US To Require Vaccination For Overseas Air Travelers

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US to Require Vaccination For Overseas Air Travelers – Reciprocal?; Could Suggest Same For US Flyers, Perhaps Even For Domestic Flights

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Requirement Of Vaccination For Travelling Overseas

WASHINGTON, D.C. (October 15, 2021) - The announcement that the U.S. will eliminate travel bans on visitors from foreign countries, but will require them to be vaccinated, suggests that vaccination may also soon be required of U.S. citizens who fly to or from the U.S., and possibly even on domestic flights, says public interest law professor John Banzhaf, whose earlier suggestions to President Joe Biden's Covid advisors are now in effect.

This is very likely to occur because proof of vaccination will soon be a de facto requirement for international flights as other countries respond, and Canada has already adopted such a requirement, says Banzhaf, who proposed this tactic to the President's COVID advisors weeks ago - along with suggestions for using his executive authority over grants, and to require vaccination of federal workers, both of which have now occurred.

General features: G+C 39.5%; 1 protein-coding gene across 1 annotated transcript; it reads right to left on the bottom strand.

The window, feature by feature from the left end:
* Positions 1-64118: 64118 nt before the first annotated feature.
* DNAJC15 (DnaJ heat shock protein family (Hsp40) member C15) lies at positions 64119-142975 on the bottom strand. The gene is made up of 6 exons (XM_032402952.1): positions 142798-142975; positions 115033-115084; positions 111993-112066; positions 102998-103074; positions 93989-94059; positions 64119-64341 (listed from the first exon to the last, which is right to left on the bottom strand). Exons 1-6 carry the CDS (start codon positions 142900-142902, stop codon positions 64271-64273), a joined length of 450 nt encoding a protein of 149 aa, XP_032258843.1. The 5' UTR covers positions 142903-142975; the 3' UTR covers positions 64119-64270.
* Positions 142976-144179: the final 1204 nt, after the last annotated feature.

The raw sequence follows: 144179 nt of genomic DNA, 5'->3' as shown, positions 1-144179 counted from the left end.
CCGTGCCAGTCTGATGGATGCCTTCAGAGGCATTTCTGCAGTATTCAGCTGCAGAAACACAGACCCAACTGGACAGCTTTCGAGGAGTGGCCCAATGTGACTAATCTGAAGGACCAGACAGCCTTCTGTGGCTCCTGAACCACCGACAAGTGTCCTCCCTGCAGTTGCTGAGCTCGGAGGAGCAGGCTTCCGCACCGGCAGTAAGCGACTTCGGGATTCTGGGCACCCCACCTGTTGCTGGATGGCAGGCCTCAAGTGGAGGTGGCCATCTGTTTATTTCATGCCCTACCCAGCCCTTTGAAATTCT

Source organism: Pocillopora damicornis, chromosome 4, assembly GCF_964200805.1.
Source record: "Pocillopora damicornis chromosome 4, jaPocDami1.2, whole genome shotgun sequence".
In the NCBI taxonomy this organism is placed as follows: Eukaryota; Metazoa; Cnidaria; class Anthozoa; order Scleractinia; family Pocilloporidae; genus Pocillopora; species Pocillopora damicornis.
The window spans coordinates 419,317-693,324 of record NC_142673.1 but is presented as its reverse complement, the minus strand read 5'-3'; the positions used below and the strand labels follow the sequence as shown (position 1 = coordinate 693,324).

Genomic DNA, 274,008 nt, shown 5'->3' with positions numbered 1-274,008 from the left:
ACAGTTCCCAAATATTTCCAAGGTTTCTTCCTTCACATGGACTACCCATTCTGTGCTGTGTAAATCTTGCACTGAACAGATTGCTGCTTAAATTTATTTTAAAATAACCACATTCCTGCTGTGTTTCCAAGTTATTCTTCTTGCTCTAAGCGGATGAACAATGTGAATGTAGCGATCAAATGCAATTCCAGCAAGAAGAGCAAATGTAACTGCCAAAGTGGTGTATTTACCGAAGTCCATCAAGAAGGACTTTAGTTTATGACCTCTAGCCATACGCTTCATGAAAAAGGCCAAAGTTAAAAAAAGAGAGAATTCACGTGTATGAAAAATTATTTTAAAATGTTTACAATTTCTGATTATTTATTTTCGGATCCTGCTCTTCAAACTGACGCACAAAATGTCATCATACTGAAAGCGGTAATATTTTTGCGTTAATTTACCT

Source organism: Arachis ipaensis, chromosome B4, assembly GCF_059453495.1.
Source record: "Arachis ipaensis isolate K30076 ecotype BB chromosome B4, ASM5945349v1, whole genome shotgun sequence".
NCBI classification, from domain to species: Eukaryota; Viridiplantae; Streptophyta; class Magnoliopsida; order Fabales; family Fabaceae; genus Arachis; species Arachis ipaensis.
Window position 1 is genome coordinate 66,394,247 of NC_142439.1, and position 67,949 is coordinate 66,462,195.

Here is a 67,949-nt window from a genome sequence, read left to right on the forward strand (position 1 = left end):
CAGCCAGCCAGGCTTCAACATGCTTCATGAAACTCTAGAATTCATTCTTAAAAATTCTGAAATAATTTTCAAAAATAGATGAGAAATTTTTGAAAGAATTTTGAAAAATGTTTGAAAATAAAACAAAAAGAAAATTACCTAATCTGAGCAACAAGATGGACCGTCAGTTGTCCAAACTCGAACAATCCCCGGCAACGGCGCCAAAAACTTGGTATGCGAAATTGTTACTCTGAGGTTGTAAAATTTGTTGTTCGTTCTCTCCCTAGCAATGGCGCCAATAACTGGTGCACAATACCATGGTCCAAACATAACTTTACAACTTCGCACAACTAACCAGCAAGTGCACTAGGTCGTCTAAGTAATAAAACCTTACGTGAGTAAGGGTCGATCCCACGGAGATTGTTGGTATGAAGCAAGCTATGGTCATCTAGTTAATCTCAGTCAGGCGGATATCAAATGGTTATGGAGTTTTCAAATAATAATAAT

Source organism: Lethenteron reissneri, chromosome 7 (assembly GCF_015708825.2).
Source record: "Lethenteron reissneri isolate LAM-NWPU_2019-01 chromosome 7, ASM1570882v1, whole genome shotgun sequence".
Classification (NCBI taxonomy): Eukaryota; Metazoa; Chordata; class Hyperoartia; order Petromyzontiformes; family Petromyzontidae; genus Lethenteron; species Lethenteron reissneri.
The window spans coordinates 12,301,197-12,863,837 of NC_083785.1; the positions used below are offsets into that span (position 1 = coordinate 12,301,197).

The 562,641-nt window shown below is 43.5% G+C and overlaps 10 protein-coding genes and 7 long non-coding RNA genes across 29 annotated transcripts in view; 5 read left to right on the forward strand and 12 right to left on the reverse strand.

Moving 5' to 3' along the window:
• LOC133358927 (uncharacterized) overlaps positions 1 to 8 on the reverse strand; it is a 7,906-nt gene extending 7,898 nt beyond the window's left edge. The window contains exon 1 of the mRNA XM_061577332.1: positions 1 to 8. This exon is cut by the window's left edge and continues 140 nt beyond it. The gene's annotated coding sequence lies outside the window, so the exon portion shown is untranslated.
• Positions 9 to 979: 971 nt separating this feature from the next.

Also, Senator Diane Feinstein has introduced "legislation requiring passengers on domestic flights to be vaccinated, test negative or be fully recovered from a previous COVID illness."

And, as a flight expert has noted, "If it were to become law it really would just be kind of adding restrictions in the U.S. that already exist elsewhere in the world and that have been working pretty well to contain COVID . . .I really don't see any way where it would be a big problem although passengers may be a little bit upset based on what we've seen in the past in the U.S."

Travelling In Case Of An Emergency

However, US Surgeon General Dr. Vivek Murthy did not endorse the proposal now under active consideration by Biden's Covid advisors because of concerns for "people, for example, if they have to travel in the case of emergency to see a relative who got sick."

But Murthy may fail to appreciate that the same problem would occur if, in an "emergency," a flyer lost or misplaced his driver's license (including, soon, one with REAL-ID), and thus might not be able to board a flight to a foreign or even domestic destination.

Moreover, unlike with a driver's license, an unvaccinated person suddenly needing to fly in an emergency can probably receive at least one shot with a wait of no more than an hour or two.

If the emergency involved travel abroad (e.g., a sick relative in Europe), many Americans may not have an up-to-date passport, and in any event would have to very quickly arrange a COVID test in order to fly, says Banzhaf, noting that a vaccine mandate to fly might provide for exceptions for true emergency situations.

He also noes that if vaccinations were required to fly, it might be possible to no longer require masks; a burden now imposed on the majority of passengers who are vaccinated by the small minority of flyers who are not.